Last year, Helen, Haley & I (we call ourselves the Technology LLC when we're trying to sound official) volunteered at the local elementary school with SWE. They worked with the entire 4th grade class. After dividing children into groups of 4-6, each one recieved some flavor of an Agilent educational kit. For simplicity, we only used three kinds: a solar-powered car, an electronic matching game, and ... something else. It's not important.

Remote Twitter

Seniors at Lafayette College take a course entitled Senior Design. It's a shockingly creative name. Snark aside, the class is wonderful. The course is very lab-heavy (the lecture ties up loose ends, but isn't as rigorous as a typical class).

Over the course of a semester, groups of two implement a stripped-down version of WiFi based on the professor's specifications. We're given a radio transmitter / receiver, and are left to design the rest of the link.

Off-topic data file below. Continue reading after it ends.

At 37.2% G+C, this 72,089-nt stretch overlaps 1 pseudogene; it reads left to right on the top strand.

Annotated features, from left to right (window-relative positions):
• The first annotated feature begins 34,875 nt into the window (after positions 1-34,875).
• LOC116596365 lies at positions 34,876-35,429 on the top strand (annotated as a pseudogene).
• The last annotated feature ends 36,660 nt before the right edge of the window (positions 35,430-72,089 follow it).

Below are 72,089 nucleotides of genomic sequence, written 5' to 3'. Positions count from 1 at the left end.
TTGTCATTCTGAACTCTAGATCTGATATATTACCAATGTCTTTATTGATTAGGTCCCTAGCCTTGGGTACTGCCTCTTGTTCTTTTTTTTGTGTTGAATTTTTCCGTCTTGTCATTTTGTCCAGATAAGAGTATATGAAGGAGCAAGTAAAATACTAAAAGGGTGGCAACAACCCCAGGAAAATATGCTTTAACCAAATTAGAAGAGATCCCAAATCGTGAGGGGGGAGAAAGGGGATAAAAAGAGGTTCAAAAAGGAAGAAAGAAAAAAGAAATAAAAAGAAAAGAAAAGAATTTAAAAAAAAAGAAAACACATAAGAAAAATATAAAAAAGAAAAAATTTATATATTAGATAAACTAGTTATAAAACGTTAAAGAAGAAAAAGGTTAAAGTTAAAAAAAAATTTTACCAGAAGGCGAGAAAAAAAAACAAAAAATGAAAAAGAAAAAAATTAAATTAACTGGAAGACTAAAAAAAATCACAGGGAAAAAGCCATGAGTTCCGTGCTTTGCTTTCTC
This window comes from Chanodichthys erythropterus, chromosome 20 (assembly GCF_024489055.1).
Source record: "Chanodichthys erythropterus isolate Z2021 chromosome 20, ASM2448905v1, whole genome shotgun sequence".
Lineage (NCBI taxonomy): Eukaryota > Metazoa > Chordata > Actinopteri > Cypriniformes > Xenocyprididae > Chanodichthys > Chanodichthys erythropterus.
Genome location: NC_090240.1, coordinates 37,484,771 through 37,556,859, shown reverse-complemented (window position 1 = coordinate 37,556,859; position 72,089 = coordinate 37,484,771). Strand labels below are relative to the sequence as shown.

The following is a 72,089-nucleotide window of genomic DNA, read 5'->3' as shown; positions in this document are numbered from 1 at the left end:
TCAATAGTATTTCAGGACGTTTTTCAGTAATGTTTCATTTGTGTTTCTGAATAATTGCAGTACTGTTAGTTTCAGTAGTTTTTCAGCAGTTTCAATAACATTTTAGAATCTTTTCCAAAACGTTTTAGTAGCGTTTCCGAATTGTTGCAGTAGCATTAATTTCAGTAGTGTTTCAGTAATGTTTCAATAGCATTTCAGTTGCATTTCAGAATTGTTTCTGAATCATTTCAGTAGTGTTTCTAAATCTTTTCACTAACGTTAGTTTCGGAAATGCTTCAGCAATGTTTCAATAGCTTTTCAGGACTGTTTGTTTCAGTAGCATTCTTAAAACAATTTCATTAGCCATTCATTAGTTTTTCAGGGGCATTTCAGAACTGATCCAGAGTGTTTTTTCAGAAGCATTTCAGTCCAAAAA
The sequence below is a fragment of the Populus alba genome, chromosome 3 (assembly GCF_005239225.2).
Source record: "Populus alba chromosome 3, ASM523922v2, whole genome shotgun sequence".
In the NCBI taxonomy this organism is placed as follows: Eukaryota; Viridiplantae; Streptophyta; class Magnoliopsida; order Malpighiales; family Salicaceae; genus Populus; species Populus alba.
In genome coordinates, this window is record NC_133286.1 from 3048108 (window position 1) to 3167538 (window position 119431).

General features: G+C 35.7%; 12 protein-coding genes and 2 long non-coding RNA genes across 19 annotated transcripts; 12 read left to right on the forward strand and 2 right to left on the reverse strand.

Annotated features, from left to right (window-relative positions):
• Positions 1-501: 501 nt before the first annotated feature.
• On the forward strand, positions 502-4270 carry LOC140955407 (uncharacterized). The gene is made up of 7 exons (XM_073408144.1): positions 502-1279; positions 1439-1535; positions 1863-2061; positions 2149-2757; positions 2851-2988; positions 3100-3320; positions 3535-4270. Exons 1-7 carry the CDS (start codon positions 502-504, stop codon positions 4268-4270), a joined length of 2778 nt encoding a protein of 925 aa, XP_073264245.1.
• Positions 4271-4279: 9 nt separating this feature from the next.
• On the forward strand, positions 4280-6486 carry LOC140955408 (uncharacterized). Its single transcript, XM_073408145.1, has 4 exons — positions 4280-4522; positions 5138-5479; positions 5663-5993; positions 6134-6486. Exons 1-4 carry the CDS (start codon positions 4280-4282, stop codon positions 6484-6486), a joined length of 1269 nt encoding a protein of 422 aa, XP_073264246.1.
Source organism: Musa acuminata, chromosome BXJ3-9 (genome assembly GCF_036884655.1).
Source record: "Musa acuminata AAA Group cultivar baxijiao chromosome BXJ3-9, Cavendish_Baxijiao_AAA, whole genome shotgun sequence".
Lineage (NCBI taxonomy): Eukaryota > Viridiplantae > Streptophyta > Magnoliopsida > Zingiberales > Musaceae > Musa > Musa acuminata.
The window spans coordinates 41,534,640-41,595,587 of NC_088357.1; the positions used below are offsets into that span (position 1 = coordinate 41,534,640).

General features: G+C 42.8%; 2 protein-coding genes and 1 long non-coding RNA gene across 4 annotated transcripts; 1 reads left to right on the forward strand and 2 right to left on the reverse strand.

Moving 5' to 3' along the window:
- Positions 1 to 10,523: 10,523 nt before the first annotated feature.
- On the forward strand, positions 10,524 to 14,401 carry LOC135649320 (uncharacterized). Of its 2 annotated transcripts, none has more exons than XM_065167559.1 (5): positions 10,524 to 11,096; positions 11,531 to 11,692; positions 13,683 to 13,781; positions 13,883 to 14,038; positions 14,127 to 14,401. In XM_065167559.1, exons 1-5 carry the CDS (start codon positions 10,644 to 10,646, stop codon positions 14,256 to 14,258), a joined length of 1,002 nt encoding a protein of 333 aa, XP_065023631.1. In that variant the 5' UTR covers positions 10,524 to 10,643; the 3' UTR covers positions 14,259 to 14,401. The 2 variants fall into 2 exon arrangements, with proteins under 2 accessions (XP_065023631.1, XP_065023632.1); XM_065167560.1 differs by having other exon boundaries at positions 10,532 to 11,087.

Etching Away

This is a continuation of my work with a solar-powered USB charger. See the last article here.

A few days ago, I tried etching the board. It's nearly the first time I've etched anything at home, and it didn't quite work. (Etching, FYI, is the process of masking a copper board, dissolving the exposed copper with a reactive salt, and then removing the mask to reveal a printed circuit board.) Although the traces were beautiful, the entire board was mirrored vertically.

PCB layout for the power regulator The first etch wasn't a complete waste of copper, though. I found that my inductor footprint was twice the size it should have been (diameter != radius) and that the regulator's feedback was mistakenly connected to the switching supply, rather than the stabilized voltage by the capacitor. With that in mind, I trashed my original revision of the printed board and drafted one half the size. (The original had a lot of empty space.) I'm going to try etching again later today.


All of my parts, arrayed across the table.
So much electronic loot.